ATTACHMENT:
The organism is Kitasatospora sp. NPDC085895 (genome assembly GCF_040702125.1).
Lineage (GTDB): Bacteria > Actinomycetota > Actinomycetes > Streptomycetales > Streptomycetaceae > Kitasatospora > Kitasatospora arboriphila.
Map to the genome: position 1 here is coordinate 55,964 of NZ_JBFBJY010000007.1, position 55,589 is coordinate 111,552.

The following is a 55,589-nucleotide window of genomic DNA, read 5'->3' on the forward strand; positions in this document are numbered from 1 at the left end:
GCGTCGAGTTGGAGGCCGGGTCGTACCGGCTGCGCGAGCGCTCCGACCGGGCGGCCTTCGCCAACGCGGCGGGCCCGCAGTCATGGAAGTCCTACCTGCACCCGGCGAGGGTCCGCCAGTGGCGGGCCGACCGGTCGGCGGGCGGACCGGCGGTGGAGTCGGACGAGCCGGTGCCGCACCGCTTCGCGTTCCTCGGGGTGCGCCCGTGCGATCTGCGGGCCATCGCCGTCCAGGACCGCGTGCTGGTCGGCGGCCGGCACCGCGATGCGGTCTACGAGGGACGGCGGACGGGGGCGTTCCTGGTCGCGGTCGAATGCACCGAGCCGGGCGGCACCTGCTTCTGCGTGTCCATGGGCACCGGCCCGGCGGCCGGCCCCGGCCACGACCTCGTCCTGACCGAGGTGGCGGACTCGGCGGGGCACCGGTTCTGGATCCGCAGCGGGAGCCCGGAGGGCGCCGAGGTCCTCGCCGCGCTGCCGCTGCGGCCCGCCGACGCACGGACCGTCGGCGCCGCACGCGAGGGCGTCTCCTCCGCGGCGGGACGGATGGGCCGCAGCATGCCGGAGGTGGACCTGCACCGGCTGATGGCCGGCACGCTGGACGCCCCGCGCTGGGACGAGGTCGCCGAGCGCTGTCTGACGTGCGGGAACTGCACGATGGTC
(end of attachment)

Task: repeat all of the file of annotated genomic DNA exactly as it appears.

The organism is Kitasatospora sp. NPDC085895 (genome assembly GCF_040702125.1).
Lineage (GTDB): Bacteria > Actinomycetota > Actinomycetes > Streptomycetales > Streptomycetaceae > Kitasatospora > Kitasatospora arboriphila.
Map to the genome: position 1 here is coordinate 55,964 of NZ_JBFBJY010000007.1, position 55,589 is coordinate 111,552.

The following is a 55,589-nucleotide window of genomic DNA, read 5'->3' on the forward strand; positions in this document are numbered from 1 at the left end:
GCGTCGAGTTGGAGGCCGGGTCGTACCGGCTGCGCGAGCGCTCCGACCGGGCGGCCTTCGCCAACGCGGCGGGCCCGCAGTCATGGAAGTCCTACCTGCACCCGGCGAGGGTCCGCCAGTGGCGGGCCGACCGGTCGGCGGGCGGACCGGCGGTGGAGTCGGACGAGCCGGTGCCGCACCGCTTCGCGTTCCTCGGGGTGCGCCCGTGCGATCTGCGGGCCATCGCCGTCCAGGACCGCGTGCTGGTCGGCGGCCGGCACCGCGATGCGGTCTACGAGGGACGGCGGACGGGGGCGTTCCTGGTCGCGGTCGAATGCACCGAGCCGGGCGGCACCTGCTTCTGCGTGTCCATGGGCACCGGCCCGGCGGCCGGCCCCGGCCACGACCTCGTCCTGACCGAGGTGGCGGACTCGGCGGGGCACCGGTTCTGGATCCGCAGCGGGAGCCCGGAGGGCGCCGAGGTCCTCGCCGCGCTGCCGCTGCGGCCCGCCGACGCACGGACCGTCGGCGCCGCACGCGAGGGCGTCTCCTCCGCGGCGGGACGGATGGGCCGCAGCATGCCGGAGGTGGACCTGCACCGGCTGATGGCCGGCACGCTGGACGCCCCGCGCTGGGACGAGGTCGCCGAGCGCTGTCTGACGTGCGGGAACTGCACGATGGTC